The French Depart Newport
Lieutenant General Jean Baptiste Donatien de Vimeur Comte de Rochambeau (1725–1807) did not simply wake up on the morning of June 18, 1781 and order his army of more than 6,000 men to break camp and begin their march south.
Ambassador George Krol joins the Battle of Rhode Island Association as a Director
The Battle of Rhode Island Association recently announced the addition of retired U.S. Ambassador George Krol as a Director representing the Middletown Historical Society.
Battle of Rhode Island Association receives $10,000 grant from Americana Corner
Battle of Rhode Island Association is proud to announce that we’ve been selected as a 2023 @AmericanaCorner Preserving America Grant Program recipient!
Book Release: Journal of a French Quartermaster on the March to Yorktown June 16 – October 6, 1781; Translated & Annotated by Norman Desmarais
Book Release: Journal of a French Quartermaster on the March to Yorktown June 16 – October 6, 1781
Washington-Rochambeau Revolutionary Route and the Battle of Rhode Island Association fund Dr. Robert Selig’s translation of Comte de Rochambeau’s Orderly Book
W3R-US and BoRIA commissioned Dr. Robert A. Selig to translate sections of the Comte de Rochambeau’s Livre d’ordre, the Orderly Book.
Life on Aquidneck Island during the British Occupation, 1776-1779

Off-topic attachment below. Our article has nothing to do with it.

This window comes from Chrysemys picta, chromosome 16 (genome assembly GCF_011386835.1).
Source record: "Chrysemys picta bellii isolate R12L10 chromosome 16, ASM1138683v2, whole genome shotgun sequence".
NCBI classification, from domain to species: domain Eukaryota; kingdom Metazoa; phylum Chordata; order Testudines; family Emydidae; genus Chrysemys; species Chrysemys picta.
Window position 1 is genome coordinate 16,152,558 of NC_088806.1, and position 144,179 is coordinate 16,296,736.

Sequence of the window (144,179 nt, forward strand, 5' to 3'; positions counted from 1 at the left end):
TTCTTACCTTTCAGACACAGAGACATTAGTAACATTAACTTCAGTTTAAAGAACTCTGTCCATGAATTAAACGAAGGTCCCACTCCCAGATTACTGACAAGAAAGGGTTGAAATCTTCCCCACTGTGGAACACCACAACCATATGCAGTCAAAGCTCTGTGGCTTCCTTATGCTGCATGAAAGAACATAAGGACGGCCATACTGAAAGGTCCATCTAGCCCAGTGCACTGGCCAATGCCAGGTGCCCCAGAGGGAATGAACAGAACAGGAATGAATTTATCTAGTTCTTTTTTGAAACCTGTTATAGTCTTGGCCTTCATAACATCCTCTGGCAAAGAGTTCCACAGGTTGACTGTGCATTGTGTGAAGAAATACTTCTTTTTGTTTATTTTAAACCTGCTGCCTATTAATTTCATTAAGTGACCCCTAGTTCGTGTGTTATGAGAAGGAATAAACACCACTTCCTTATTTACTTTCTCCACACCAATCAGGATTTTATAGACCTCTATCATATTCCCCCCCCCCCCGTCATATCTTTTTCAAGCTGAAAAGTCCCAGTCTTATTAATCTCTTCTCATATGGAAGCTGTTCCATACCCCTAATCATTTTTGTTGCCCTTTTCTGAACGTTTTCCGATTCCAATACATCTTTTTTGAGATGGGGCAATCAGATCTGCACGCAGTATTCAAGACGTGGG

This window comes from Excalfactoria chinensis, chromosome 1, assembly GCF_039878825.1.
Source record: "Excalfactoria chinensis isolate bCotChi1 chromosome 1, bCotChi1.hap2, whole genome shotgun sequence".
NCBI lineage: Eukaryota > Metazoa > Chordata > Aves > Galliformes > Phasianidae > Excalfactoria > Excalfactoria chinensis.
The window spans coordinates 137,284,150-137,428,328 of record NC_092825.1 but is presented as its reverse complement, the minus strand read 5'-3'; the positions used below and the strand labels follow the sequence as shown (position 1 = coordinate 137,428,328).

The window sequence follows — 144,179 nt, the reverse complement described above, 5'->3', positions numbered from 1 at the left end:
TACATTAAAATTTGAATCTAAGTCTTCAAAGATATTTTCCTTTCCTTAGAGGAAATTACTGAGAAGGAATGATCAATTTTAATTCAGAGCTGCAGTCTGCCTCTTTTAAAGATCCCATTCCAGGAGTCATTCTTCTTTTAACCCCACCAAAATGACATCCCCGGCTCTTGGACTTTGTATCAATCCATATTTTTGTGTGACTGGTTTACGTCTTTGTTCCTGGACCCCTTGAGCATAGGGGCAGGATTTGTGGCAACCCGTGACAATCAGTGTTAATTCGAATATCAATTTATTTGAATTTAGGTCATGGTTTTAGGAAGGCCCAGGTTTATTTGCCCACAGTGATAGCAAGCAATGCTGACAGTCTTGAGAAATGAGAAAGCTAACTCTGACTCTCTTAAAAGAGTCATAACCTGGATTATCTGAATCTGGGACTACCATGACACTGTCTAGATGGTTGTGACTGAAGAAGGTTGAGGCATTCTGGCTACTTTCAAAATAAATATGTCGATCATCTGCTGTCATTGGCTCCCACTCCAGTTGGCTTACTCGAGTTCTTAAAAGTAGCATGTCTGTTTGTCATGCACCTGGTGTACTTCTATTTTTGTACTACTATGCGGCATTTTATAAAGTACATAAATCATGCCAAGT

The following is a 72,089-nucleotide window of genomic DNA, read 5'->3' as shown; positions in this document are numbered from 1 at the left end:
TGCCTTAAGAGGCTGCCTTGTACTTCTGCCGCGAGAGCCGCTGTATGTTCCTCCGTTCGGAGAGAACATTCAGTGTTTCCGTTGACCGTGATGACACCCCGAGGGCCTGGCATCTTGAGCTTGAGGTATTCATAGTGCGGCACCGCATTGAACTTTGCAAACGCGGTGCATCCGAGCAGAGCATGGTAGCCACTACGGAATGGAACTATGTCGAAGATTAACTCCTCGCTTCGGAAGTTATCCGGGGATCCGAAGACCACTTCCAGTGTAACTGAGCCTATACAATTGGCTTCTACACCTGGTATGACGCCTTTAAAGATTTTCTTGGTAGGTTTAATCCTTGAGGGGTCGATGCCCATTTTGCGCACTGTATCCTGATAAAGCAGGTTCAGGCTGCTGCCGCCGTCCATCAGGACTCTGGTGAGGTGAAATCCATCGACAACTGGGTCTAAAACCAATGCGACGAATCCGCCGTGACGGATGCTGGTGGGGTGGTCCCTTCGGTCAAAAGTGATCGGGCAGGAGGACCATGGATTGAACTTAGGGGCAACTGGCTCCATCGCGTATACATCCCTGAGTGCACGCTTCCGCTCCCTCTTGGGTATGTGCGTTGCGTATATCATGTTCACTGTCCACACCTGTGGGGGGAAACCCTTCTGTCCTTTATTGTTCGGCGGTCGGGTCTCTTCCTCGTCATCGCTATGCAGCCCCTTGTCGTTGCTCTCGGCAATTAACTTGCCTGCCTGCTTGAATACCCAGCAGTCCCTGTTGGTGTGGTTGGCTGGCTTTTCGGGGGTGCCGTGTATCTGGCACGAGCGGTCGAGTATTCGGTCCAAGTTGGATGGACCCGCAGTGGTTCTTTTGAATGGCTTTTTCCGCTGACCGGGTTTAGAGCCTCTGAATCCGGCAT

Aquidneck Island today is a truly beautiful island with remarkable natural beauty: the ocean, the beaches, sea breezes, meadows and marshlands, the ubiquitous fieldstone walls, and the many open spaces and farmlands in Portsmouth and Middletown.
Why Newport Scorned the French 1780
One would expect that a country that had been at war for five years would welcome its first ally with open arms.
<br>A French Duel in Newport
There were five or six duels fought in General Rochambeau’s army, three of them in Newport, Rhode Island in 1780 and 1781.
The Battle of Rhode Island: An Impressive Performance by the American Army
The largest battle of the Revolutionary War in New England was well-fought by the Continentals.
The French Soldiers Commemorated at the North Burial Ground in Providence
A large granite monument in the North Burial Ground in Providence, Rhode Island commemorates the French soldiers who died in Providence between 1780 and 1783.